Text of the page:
Maria Klawe has an impressive resume. A mathematician, computer scientist, and scholar, she is the first female president of Harvey Mudd College. She’s on the boards of Microsoft and Math for America.
Before that, she served as dean of engineering at Princeton. She gives talks around the world about diversity in the STEM industry. No wonder she was named among Fortune’s List of “The World’s 50 Greatest Leaders.”
But despite all these accomplishments, Klawe feels like a fraud. It started years ago when she felt like she couldn’t even take a taxi or stay in a hotel because she grew up in a family that never had the money to do those things. The feeling popped up at various points in her career when she was surrounded by men and felt like she didn’t belong in the insular world of computer technology.
Klawe is in good company. A cadre of stellar talent including Coldplay’s front man Chris Martin, Tina Fey, Denzel Washington, and Chuck Lorre have all felt the creeping claws of “impostor syndrome” clutch at their confidence. Even the highly decorated actress Meryl Streep once said her inner voice told her: ‘Why would anyone want to see me again in a movie? And I don’t know how to act anyway, so why am I doing this?”
Though you may never set foot on a red carpet, just walking down the corridor on your way to a meeting may be enough to send a shudder of recognition into this particular inner angst.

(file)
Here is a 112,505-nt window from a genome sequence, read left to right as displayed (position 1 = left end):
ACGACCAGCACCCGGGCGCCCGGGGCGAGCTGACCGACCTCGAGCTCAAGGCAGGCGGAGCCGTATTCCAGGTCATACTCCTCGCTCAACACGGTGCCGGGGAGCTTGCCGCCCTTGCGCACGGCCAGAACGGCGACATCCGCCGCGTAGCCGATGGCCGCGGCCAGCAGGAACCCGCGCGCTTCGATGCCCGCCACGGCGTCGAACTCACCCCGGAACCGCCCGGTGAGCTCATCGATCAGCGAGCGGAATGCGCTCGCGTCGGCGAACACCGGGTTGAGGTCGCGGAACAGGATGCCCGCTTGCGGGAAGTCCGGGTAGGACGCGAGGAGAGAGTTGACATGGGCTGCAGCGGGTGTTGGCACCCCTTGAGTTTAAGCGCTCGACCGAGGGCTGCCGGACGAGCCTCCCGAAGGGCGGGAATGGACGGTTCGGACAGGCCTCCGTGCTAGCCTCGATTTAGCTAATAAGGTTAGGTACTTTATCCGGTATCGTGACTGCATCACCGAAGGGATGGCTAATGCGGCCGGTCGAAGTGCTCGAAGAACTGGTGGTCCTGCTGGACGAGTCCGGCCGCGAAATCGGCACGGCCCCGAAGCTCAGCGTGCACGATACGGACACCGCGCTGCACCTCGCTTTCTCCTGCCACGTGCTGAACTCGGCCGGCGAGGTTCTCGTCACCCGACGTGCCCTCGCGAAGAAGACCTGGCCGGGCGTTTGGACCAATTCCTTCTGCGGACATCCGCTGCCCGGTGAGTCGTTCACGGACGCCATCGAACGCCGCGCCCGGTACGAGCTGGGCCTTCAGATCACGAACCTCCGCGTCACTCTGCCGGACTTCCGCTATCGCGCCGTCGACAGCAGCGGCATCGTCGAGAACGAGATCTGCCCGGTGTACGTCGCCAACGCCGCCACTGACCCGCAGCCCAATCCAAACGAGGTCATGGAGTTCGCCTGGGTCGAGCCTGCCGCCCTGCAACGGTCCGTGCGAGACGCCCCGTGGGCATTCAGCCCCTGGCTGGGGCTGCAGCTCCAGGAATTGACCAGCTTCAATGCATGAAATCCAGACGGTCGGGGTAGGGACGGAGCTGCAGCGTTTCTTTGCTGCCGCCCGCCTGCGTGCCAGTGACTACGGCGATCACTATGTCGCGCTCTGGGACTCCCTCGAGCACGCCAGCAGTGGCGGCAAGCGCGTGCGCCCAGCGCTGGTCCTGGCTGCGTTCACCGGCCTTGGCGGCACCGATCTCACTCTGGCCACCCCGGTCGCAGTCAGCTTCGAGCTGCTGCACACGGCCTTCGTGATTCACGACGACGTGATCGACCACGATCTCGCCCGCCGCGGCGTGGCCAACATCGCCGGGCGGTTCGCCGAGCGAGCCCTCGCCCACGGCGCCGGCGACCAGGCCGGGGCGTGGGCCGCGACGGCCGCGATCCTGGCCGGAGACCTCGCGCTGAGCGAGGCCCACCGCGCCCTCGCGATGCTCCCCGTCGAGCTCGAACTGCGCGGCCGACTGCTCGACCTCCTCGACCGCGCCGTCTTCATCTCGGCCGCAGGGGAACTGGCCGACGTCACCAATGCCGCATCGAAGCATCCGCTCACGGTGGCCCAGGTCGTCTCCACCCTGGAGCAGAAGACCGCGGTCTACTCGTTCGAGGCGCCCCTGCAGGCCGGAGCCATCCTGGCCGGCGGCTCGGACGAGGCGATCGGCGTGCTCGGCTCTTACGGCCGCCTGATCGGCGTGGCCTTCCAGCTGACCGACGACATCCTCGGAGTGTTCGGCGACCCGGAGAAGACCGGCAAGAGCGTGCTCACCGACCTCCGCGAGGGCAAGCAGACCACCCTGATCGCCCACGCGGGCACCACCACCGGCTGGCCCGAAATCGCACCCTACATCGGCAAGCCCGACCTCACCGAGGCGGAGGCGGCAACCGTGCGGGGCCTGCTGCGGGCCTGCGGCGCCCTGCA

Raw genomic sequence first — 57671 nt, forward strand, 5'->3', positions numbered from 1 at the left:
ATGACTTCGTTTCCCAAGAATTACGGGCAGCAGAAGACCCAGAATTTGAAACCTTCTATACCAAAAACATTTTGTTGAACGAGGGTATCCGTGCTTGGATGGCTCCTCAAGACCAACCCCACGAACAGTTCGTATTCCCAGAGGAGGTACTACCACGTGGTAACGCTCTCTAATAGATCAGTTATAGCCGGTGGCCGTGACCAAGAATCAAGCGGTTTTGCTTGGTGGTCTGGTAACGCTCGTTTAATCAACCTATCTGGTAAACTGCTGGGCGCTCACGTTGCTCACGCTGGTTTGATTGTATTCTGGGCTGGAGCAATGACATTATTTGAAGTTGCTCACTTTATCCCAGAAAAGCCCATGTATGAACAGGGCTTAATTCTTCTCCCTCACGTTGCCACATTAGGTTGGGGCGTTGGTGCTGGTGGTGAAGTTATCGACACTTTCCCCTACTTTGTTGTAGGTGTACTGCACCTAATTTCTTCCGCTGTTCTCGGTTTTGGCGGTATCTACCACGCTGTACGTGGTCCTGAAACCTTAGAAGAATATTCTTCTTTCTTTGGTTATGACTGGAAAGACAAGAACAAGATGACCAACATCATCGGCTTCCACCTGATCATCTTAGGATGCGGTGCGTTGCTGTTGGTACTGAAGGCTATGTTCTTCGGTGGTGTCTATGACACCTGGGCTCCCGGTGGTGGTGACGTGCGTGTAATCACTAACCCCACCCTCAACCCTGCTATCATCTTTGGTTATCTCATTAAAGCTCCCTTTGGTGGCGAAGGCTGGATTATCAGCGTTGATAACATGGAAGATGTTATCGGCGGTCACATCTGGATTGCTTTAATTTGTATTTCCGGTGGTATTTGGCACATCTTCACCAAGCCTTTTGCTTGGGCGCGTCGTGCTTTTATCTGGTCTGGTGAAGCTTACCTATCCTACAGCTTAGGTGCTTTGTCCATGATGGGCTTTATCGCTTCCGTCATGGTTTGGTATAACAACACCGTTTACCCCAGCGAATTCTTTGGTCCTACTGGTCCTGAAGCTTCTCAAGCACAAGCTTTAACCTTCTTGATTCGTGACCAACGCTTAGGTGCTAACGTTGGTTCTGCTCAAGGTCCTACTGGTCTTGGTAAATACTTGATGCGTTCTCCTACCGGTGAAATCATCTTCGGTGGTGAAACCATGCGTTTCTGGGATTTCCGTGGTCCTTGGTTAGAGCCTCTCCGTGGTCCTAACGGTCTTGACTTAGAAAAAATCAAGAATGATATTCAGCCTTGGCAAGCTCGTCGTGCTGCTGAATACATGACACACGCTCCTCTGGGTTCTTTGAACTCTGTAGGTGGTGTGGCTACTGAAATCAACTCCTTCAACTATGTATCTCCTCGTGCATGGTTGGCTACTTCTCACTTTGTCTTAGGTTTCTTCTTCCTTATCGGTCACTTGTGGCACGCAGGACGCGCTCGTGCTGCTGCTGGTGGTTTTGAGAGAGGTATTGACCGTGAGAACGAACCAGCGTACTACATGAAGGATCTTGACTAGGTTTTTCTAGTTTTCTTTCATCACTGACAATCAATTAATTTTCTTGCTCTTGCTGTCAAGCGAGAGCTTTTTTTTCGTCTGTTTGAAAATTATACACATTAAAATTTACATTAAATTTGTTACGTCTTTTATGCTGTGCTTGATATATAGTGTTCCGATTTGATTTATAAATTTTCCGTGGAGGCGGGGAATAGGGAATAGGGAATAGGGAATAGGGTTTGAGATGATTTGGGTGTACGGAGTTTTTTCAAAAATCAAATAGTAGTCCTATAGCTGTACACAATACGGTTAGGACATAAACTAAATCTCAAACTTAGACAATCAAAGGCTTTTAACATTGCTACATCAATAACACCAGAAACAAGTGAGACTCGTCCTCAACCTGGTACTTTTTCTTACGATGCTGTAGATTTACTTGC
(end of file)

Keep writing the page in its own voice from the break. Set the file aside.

Shirzad Chamine, chairman of CTI, a global coach training organization, calls it “the universal condition” because he’s seen hundreds of otherwise intelligent executives struggle with feelings of fakery over the course of his 30-year career.
The worst thing you can do while these nagging thoughts nibble away at your confidence is to try and beat them back. Harvard social psychologist Daniel Wegner and other researchers conducted myriad studies that indicate when we try to stuff away an idea or an image it becomes an even larger part of our frame of reference.
The good news is that Klawe believes it’s no longer necessary to fear she’ll be found out for what she’s not. “I have three ways of coping with the impostor syndrome,” she tells Fast Company. Let’s break them down.
“I remind myself of all the things that made me feel like an impostor in the past that I’m fine with now,” says Klawe. And you should, too.
UC San Diego neuroscience professor Bradley Voytek writes that while it’s important to hear the voice and understand where it’s coming from, we often fail to see what we’re really made of.
“Be aware that you’re failing to recognize your own accomplishments,” he says. “You’re overemphasizing the accomplishments of others and you’re vastly underestimating the failures other successful people experience on their way to success.”
The way he sees it, painting an accurate picture of yourself–with all your achievements and disappointments–can give you a better perspective on your value. Voytek includes an entire section in his CV called “Failures and Rejections.” “It’s important to me that other people know how hard this life, science, and career stuff really is. People should know that often, success doesn’t come easy.”